San Francisco city officials unveiled a new self-cleaning toilet last week. Designed around reflect San Francisco estimates that the toilet stopped working within days of its first flush.
This latest malfunction in the Democrat-run city casts doubt not only on whether the designers achieved their goal of creating something as “indestructible as possible,” but also on the usefulness of the city’s construction of 24 toilets.
Immerse yourself in forward thinking
Touted Dubbed the “future of public toilets” by the San Francisco Chronicle, a so-called self-cleaning “amenipod” was recently installed on the edge of Embarcadero Plaza and opened to the public on November 23.
The Department of Public Works it says in a press release that the “next generation toilets will be greener, brighter and easier to keep clean.”
They can be easier to keep clean since humans cannot use them.
On Friday afternoon, the third day of public use, the futuristic-looking toilet collapsed.
According to that SFistthe toilet appears to have slipped during its self-cleaning cycle.
A supervisor allegedly said that the mechanized toilet was not returned to its sitting position after “a lady went in there”.
While Public Works claimed that the “toilet was out of service for about two hours during weekend business hours (9am to 5pm),” the SFist noted that it was not working on Friday afternoons, Saturday mornings, and Saturday afternoons.
reflect San Francisco
The toilet was designed by Detroit-based SmithGroup JRR, who won the contract in 2018.
Bill Katz, chief design officer at SmithGroup, explained that the toilet was designed to “figuratively and literally reflect the neighborhood in which it is located”.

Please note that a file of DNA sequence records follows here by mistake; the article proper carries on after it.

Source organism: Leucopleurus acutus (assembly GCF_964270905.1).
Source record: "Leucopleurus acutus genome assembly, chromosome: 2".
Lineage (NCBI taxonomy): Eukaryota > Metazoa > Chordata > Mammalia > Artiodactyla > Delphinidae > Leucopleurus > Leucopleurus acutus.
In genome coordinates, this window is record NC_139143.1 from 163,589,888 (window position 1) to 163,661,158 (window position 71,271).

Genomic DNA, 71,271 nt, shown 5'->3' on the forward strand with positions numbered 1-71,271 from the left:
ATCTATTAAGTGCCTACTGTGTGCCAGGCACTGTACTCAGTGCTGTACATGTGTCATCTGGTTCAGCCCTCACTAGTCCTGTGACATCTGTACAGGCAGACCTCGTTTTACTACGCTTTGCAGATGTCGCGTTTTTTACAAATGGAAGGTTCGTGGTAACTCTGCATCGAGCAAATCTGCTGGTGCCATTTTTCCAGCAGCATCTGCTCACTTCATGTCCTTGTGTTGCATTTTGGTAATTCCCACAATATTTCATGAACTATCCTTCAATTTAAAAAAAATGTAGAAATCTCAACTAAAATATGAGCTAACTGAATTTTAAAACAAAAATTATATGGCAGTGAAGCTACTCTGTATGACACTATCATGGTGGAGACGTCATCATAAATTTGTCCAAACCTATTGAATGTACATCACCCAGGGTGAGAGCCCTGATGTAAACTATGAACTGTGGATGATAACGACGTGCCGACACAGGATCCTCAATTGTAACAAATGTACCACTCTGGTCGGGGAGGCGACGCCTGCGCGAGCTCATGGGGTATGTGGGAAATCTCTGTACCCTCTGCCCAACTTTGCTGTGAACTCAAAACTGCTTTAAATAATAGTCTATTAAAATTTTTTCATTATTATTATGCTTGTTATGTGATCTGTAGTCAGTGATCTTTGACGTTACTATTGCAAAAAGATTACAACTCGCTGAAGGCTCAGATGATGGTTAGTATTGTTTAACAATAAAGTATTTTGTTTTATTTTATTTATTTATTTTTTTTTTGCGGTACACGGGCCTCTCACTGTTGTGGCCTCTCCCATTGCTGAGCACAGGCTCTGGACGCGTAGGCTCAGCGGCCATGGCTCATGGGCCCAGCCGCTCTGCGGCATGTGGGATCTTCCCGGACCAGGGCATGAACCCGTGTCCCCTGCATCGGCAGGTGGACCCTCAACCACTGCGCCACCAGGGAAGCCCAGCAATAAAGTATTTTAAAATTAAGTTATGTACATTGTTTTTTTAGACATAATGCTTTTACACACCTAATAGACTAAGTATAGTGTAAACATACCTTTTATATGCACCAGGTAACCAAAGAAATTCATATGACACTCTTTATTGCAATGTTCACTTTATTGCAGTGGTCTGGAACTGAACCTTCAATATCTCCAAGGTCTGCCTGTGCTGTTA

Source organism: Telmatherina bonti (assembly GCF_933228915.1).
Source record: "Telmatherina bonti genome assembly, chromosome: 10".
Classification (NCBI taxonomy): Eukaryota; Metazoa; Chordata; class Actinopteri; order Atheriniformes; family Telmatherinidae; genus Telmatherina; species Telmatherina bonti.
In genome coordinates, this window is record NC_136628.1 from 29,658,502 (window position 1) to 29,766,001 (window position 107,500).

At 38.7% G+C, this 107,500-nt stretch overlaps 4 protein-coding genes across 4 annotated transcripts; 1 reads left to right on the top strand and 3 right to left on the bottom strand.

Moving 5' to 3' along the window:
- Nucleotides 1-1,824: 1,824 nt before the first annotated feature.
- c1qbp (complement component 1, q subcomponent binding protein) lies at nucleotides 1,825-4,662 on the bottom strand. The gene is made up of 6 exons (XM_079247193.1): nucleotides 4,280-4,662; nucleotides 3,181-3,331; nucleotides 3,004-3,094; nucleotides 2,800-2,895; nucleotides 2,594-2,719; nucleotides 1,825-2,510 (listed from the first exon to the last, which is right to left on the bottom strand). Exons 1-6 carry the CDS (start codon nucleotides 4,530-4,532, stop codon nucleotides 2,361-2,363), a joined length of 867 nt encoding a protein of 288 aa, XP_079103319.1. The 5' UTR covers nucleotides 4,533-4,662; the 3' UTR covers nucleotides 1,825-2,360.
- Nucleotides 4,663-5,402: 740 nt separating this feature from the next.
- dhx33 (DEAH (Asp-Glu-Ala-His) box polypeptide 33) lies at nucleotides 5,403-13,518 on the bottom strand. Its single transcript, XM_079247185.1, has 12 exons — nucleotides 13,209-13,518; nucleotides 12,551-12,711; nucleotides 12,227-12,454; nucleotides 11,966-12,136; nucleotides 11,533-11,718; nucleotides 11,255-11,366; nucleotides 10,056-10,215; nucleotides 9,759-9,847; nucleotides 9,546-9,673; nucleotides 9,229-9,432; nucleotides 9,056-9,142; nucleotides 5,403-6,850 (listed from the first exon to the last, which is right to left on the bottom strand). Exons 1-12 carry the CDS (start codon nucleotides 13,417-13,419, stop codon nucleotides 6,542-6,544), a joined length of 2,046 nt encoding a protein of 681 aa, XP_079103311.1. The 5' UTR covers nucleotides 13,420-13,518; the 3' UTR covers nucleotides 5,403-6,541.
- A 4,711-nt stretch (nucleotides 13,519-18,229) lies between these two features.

“We also wanted it to tell a bigger story…about San Francisco’s design culture and forward-thinking,” added Katz.
Corresponding Public Works“SmithGroup’s design is forward-thinking, combining… environmental sustainability with modern technology and materials. This 21st century street furniture reflects our San Francisco values as we invest in a public space designed with dignity, inclusivity and beauty.”
The toilet’s architect, SmithGroup’s Tyler Krehlik, said the idea behind the toilet was “to make it as resilient as possible. … We spent a lot of (design) time trying to see something that was also technically simple and durable.”
cat said in a video uploaded to YouTube by San Francisco Public Works that “it’s not just a toilet, [the bathroom is] a sculpture standing out in the street.”
San Francisco residents in the city’s financial district may not always have a place to relieve themselves, but otherwise they might find relief in marveling at more modern art.
You get what you pay for
The toilet and other similar ones will be maintained by France-based advertising and street furniture company JCDecaux, which has also paid for the design, manufacture, installation and maintenance of the human waste containers.
Francois Nion of JCDecaux said: “The agreement provides that we will provide the equipment, including ongoing maintenance and services, for the next many years. But in return we have the right to sell advertising at some kiosks in the city.”
KNTV reported that JCDecaux has had this agreement with the city for the past 25 years and recently renewed the deal by again securing the right to install 114 sidewalk advertising kiosks throughout downtown San Francisco.
In addition to the advertising kiosks and this failed reinstall, JCDecaux maintains 24 other restroom kiosks throughout San Francisco. Although the other kiosks are currently the recognizable green Art Nouveau toilets, they too will be swapped out for stainless steel amenipods.
Joe Kukura, who writes for SFist, recommended that “with this new ‘futuristic’ model that’s in the Fritz now, we might get what we paid for with these free public toilets.”
A Next Generation Public Toilet – Public Works TV Episode 71youtube
https://www.theblaze.com/news/futuristic-toilet-designed-to-tell-a-story-about-the-forward-thinking-of-san-francisco-broke-down A futuristic toilet meant to tell a story about “the forward thinking of San Francisco” collapsed just three days after the first flush